Increase in pollution causes dangerous driving, study claims

A high level of pollution in the air increases dangerous driving, claims a new study by a London School of Economics PhD student.

Lutz Sager has released his paper into the effect of air pollution on drivers, in which he found it to have a judgment-impairing effect.
By dividing a map of the UK into 32 squares and comparing the areas' average daily nitrogen dioxide (NO2) readings from 2009 to 2014 with the government's statistics on road accidents, he ascertained that the number of accidents on British roads fluctuated in line with the NO2 levels.

He also utilised weather data from Nasa's Aqua satellite to factor in temperature inversion. In this phenomenon, pollutants are prevented from rising up through the atmosphere by a blanket of warm air, which leaves the smog trapped around ground level.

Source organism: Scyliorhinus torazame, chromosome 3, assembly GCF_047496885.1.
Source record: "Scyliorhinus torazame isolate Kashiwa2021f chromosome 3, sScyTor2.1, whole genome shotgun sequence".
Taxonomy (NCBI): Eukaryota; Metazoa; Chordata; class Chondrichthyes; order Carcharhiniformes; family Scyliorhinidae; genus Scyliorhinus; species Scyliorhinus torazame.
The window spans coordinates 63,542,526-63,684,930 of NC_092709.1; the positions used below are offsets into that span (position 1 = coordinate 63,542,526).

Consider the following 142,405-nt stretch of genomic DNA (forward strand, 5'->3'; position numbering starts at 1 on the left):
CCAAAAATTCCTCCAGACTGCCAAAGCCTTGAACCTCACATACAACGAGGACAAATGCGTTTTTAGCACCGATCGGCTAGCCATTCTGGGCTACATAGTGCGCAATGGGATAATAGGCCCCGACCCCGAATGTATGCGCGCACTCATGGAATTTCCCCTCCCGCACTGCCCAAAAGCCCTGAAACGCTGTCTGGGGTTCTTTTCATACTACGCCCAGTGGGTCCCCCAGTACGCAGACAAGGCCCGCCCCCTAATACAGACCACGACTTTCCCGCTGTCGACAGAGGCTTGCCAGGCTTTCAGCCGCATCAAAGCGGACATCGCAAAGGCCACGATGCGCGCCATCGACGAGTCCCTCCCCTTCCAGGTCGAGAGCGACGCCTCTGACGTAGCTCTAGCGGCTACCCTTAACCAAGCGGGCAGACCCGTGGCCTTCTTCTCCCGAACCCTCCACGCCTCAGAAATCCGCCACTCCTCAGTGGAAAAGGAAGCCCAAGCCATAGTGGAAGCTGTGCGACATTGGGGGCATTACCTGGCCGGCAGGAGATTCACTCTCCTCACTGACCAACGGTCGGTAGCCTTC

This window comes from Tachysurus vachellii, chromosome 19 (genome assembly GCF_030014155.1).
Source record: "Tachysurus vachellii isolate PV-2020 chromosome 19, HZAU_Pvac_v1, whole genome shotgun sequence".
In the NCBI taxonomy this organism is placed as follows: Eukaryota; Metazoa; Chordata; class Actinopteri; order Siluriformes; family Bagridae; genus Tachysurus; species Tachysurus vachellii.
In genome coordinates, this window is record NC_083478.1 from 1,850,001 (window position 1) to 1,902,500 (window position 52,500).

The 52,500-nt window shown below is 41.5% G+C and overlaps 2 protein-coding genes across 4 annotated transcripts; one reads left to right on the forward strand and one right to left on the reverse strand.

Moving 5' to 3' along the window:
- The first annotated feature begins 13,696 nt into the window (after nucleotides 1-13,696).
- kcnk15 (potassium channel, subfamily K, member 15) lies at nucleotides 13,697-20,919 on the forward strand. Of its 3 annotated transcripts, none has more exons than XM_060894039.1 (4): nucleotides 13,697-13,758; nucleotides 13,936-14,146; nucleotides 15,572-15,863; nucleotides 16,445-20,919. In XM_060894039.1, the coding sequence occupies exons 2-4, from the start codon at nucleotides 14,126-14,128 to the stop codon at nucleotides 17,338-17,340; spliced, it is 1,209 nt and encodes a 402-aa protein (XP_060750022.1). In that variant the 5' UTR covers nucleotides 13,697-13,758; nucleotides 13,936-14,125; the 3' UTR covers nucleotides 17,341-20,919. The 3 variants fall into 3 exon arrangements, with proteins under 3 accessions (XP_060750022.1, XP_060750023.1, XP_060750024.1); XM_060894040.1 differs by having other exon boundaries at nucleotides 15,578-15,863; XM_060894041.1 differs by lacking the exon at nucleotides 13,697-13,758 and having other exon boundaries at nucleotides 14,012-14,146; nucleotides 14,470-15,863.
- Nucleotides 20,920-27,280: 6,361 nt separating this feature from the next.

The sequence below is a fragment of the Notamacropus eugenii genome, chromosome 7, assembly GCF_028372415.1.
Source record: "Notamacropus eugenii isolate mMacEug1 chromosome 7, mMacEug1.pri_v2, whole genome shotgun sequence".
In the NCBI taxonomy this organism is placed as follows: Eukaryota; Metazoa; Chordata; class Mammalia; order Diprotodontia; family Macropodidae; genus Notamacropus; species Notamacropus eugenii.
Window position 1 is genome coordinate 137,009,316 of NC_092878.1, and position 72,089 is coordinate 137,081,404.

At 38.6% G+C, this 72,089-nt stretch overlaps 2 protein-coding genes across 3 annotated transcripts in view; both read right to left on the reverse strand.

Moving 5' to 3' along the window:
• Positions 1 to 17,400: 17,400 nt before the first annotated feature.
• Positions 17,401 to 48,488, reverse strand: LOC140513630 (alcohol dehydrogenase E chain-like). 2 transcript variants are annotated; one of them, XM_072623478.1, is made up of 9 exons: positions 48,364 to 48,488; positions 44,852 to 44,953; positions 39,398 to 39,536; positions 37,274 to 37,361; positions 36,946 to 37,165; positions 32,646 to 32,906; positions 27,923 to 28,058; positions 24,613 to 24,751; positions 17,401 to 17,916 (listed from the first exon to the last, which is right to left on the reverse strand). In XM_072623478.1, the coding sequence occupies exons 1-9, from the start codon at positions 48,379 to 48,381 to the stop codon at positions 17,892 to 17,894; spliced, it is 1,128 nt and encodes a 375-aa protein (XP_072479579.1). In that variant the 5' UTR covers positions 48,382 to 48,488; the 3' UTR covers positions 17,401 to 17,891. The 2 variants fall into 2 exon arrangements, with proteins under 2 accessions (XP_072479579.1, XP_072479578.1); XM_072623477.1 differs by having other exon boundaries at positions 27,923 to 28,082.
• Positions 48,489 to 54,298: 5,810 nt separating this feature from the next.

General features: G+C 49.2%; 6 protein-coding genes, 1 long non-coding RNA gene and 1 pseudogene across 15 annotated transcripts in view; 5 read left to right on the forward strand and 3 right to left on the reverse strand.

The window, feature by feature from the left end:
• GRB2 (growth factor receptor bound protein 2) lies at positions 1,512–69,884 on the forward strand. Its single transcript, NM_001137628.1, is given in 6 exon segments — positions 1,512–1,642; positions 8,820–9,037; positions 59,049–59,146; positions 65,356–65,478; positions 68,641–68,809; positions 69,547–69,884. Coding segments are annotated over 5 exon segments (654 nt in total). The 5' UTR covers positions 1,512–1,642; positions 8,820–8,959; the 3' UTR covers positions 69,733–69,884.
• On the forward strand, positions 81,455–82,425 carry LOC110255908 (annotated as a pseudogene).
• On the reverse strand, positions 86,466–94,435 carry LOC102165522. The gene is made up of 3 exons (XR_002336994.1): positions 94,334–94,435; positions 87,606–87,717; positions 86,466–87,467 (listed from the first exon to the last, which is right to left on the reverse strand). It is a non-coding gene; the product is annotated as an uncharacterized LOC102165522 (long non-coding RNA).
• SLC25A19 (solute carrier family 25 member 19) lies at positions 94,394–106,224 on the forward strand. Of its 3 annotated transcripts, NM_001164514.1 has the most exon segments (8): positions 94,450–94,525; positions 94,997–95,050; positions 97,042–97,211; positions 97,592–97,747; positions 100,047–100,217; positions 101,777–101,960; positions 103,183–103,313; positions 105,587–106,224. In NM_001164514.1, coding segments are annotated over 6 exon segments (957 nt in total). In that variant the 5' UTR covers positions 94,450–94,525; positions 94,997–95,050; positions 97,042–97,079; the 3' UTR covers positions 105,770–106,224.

Sager found that on average every additional microgram per cubic metre of nitrogen dioxide resulted in 0.3 more accidents a day – a two per cent rise.

In the working paper, which is expected to be published in a scientific journal over the upcoming months, Sager wrote: "We believe that our analysis identifies a causal effect of pollution on road safety, but can only speculate regarding the exact mechanisms involved.

"Our initial hypothesis has been that pollution impairs drivers' fitness, just as it has previously been shown to affect cognitive performance in other areas.

"However, we cannot exclude other possible explanations, such as pollution causing physical distractions — eg itching nose — or impaired visibility."

A number of flaws in the study have already been pointed out, with the link between short-term exposure to air pollution and poor driving questioned.

Traffic statistics were not included in the study, and could be responsible for some of the accident statistics.
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